Despite having overwhelming support from members of the Rockland County, New York legislature, a resolution expressing support for a state bill (Senate Bill 3821 and Assembly Bill 5355) to appoint a formal state fiscal monitor to oversee the scandal-plagued haredi-controlled East Ramapo school district has died in committee after Aaron Wieder (right) rallied support from like-minded committee members to block it.
Resolution To Support State Bills Calling For Oversight Of Scandal-Plagued Haredi-Controlled School Board Dies In Committee, Despite Wide County Legislature Support
Shmarya Rosenberg • FailedMessiah.com
Despite having overwhelming support from members of the Rockland County, New York legislature, a resolution expressing support for a state bill (Senate Bill 3821 and Assembly Bill 5355) to appoint a formal state fiscal monitor to oversee the scandal-plagued haredi-controlled East Ramapo school district died in committee, the Rockland Times reported.
The resolution was supported by three of Multi-Services Committee six members, but needed a minimum of a 4-2 to advance out of committee.
Committee members Aney Paul, Lon Hofstein and Toney Earl reportedly voted for the resolution.
Committee members Ilan Schoenberger, Philip Soskin and Aron Wieder voted against it. Wieder is a controversial hasidic politician. Soskin is Orthodox. Schoenberger has lived in Rockland County since he was a young teen and has long career in local public service.
Wieder has led local efforts to block state legislation appointing a fiscal monitor and has repeatedly implied many non-Jewish locals who oppose the East Ramapo school board – which was excoriated in a recent report by temporary state monitor Hank Greenberg – are anti-Semitic, even though many of those opponents are themselves Jewish.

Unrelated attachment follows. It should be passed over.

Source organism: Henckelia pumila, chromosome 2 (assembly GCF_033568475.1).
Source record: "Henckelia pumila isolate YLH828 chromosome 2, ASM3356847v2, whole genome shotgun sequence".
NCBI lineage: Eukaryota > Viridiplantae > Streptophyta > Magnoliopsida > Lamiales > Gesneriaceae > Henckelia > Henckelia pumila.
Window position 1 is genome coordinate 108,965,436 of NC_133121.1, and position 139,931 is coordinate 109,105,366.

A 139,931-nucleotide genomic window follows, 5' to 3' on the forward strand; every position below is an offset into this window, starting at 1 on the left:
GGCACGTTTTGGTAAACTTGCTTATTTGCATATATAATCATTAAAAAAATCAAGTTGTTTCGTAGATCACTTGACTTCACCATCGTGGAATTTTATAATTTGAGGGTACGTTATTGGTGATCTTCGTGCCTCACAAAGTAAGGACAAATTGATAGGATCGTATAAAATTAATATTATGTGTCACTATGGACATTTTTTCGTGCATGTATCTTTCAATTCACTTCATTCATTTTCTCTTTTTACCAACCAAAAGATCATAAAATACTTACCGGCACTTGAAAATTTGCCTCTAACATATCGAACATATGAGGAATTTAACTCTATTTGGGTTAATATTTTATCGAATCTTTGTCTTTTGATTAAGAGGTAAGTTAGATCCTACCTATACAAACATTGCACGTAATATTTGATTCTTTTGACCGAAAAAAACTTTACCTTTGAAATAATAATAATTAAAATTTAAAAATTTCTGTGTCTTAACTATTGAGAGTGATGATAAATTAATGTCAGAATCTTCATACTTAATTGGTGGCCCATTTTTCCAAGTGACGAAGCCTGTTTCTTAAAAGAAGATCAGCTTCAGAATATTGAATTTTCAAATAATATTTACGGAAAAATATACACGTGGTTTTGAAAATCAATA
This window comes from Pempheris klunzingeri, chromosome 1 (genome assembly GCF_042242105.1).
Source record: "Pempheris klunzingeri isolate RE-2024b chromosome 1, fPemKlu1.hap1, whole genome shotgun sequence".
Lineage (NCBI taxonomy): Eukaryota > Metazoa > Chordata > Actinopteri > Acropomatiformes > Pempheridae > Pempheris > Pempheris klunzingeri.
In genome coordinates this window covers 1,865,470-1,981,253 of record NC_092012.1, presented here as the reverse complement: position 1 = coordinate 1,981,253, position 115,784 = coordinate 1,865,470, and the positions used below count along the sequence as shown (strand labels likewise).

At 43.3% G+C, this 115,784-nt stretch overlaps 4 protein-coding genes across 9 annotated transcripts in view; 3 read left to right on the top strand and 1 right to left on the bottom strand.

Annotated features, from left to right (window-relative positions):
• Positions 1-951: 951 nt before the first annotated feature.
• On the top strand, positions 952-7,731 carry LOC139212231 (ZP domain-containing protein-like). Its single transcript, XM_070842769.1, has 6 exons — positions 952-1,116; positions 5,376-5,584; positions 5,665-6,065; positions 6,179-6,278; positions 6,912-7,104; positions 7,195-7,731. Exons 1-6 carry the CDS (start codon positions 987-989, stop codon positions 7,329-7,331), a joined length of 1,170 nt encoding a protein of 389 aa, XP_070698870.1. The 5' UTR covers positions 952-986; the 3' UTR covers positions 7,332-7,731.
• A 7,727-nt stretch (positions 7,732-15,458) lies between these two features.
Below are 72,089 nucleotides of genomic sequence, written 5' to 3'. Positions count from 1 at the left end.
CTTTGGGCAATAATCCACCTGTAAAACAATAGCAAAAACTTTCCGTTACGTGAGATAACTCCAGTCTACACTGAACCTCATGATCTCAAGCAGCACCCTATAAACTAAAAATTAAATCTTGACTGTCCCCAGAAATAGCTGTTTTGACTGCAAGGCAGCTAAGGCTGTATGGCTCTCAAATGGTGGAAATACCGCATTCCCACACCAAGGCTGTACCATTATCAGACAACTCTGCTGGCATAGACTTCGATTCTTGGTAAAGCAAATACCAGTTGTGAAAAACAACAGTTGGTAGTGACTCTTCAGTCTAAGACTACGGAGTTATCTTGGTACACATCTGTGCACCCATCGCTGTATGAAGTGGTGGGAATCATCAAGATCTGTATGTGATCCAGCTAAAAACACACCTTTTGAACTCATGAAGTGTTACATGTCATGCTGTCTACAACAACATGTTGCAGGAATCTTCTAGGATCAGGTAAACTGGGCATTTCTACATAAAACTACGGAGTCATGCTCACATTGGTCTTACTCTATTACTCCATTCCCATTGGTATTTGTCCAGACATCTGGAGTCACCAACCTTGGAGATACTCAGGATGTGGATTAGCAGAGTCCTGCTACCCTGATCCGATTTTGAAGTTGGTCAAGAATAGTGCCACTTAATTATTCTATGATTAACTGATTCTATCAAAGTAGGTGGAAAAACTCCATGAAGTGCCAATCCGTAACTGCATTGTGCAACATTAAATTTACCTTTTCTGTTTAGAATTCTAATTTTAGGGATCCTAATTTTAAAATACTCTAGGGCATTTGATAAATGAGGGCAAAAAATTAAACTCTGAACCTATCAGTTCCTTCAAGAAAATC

“I, for one, and I am only speaking for myself, will stand up for civil and voting rights for citizens of this county,” Wieder – who claims the appointment of a fiscal monitor would be unconstitutional and anti-democratic – said. Wieder reportedly doubled down on those allegations and “strongly alluded to the fact that the board was predominantly made up of Orthodox Jews who sent their children to private schools and suggested strong opposition to the board was due to its makeup,” the Rockland Times reported.
Ilan Schoenberger, who voted with Wieder to block the resolution in committee, reportedly echoed some of those allegations while claiming he supports limited oversight short of a state fiscal monitor.
“I will support a law that supports what I believe will do the right thing, not the unconstitutional thing,” Schoenberger, an attorney, said.
County Legislator Nancy Low-Hogan pooh-poohed that reasoning.
“The monitor is not there to run the district. The monitor is there to monitor the district,” Low-Hogan said.
Last month, 13 Rockland County legislators signed a joint letter to state representatives endorsing added state oversight for East Ramapo schools, including the appointment of a fiscal monitor.
As the state bills making that possible wind their way through the state legislative process, the haredi-controlled East Ramapo school board suddenly decided to restore $1.2 million previously cut from the schools’ budget through a 1.26% tax levy increase. The new school district budget is scheduled for a public vote May 19.
Rockland County was a bucolic suburb of New York City. But the exponential growth of its haredi community has brought high density housing while at the same time driving out many longtime non-haredi residents. That in turn has seen homes illegally subdivided into rooming houses to house low income workers, many of whom are undocumented immigrants from places like Mexico and Central America, or converted into illegal haredi schools. The county's Caribbean and African American populations have also grown, creating a highly multicultural county.
Public school students in East Ramapo, the epicenter of haredi settlement in Rockland County, are now overwhelmingly non-Jewish and minority because the haredi community sends its children to private religious schools. The haredi community also tends to vote against tax increases for the public schools and tends to endorse drastic cuts in the public schools' budget.
And, unlike the other communities in the county, the haredi community often bloc votes – meaning its already sizable political power is increased dramatically.